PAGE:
A female mortuary worker reveals the hidden work style of “Departures”: “I don’t want to make the bereaved family cry at the funeral.” | FRIDAY DIGITAL

A female mortuary worker reveals the hidden work style of “Departures”: “I don’t want to make the bereaved family cry at the funeral.”

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Mr. Kato interviewed by this magazine

When someone dies, I think everyone has a sense of fear, such as a fear of looking at the grim face of the deceased. In fact, I was very afraid of seeing my husband’s face when he passed away. But in reality, he had a peaceful face, as if he was still alive.

When I saw his face, I finally felt saved. The people who attended the service stopped for a while, and I think they were able to say goodbye to the chairman properly. It was a moment that completely changed my values.”

Tomomi, wife of former Japan Boxing Federation President Akira Yamane (84 years old), who passed away on January 31, recalled the funeral service held in Osaka City. When a funeral service is held for a deceased person, it is common practice to have a person with the title of “nokanshi (coffin collector)” take care of the body and make up the corpse. However, for the Yamane family’s funeral, a body preservationist was hired.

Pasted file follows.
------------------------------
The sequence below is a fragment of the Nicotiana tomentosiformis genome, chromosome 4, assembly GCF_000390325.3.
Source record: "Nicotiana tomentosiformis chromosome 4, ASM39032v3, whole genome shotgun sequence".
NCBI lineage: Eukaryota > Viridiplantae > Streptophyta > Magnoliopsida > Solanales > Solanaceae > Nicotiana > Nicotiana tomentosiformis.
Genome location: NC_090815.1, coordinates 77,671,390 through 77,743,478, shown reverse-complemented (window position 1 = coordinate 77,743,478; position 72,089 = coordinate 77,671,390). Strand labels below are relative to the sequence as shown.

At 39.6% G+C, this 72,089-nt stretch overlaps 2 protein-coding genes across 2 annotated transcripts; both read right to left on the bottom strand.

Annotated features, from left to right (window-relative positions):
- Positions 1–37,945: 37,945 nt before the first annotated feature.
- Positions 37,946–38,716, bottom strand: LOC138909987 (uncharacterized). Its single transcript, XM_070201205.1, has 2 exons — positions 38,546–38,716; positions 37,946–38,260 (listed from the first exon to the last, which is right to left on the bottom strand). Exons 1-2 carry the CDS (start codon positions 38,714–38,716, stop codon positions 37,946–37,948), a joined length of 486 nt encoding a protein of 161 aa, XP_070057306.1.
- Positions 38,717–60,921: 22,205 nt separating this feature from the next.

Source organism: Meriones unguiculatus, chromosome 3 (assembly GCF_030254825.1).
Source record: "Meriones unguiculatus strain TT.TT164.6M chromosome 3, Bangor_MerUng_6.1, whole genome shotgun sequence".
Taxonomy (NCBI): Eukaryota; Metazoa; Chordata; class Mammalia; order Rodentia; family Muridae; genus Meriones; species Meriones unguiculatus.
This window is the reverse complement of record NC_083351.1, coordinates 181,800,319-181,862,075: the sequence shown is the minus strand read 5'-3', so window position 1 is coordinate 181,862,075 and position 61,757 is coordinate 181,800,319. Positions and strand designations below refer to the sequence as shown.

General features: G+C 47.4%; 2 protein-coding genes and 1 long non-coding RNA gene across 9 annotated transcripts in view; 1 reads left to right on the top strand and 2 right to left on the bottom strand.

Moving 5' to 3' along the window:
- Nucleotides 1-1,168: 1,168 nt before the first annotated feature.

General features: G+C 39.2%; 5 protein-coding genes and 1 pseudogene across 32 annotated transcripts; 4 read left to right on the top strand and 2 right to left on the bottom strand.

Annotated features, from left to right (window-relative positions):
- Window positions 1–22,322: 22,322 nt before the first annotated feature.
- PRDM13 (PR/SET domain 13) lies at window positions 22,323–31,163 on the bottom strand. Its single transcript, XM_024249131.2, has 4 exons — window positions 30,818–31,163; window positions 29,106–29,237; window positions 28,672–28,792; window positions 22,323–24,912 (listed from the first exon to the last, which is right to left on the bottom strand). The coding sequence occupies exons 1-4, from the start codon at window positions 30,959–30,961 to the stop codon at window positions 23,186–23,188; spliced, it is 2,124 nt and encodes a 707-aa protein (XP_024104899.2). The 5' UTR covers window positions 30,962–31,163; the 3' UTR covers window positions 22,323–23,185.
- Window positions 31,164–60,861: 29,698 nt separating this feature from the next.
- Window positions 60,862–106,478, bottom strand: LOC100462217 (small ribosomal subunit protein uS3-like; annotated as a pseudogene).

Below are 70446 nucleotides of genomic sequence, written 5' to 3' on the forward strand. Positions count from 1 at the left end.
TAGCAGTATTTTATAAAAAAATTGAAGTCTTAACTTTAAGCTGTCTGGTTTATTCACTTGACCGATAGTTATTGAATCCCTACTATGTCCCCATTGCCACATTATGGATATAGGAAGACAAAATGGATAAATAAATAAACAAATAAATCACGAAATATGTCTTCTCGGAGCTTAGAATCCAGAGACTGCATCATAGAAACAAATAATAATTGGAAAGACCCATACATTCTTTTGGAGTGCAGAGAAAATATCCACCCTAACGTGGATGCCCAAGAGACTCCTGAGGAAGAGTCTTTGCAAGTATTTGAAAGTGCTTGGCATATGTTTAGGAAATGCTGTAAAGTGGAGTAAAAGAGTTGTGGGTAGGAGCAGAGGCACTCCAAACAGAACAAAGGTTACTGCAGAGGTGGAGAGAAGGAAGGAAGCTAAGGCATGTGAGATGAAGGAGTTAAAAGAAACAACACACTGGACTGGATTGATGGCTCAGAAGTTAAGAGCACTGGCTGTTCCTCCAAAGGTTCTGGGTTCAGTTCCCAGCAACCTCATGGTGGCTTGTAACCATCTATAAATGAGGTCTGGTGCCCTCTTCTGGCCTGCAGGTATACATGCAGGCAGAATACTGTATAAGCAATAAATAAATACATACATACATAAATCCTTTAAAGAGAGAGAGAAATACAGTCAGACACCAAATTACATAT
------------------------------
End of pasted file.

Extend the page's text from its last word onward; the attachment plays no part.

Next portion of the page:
Before the chairman’s death, I happened to meet a friend of the manager, who happened to be a mortuary technician. We jokingly said, ‘When our chairman passes away, we will ask her to take care of the body.

Chisato Koto, 50, who has been working in this field for about 20 years, is the person in question. Unlike nokanshin-shi (coffin-maker), body preservationists focus on restoring and repairing the remains of the deceased. Even if a body is severely damaged, they have a special technique to restore it as if it were still alive. Sometimes he is confronted with bodies that make him want to cover his eyes, but Mr. Kato does not turn away.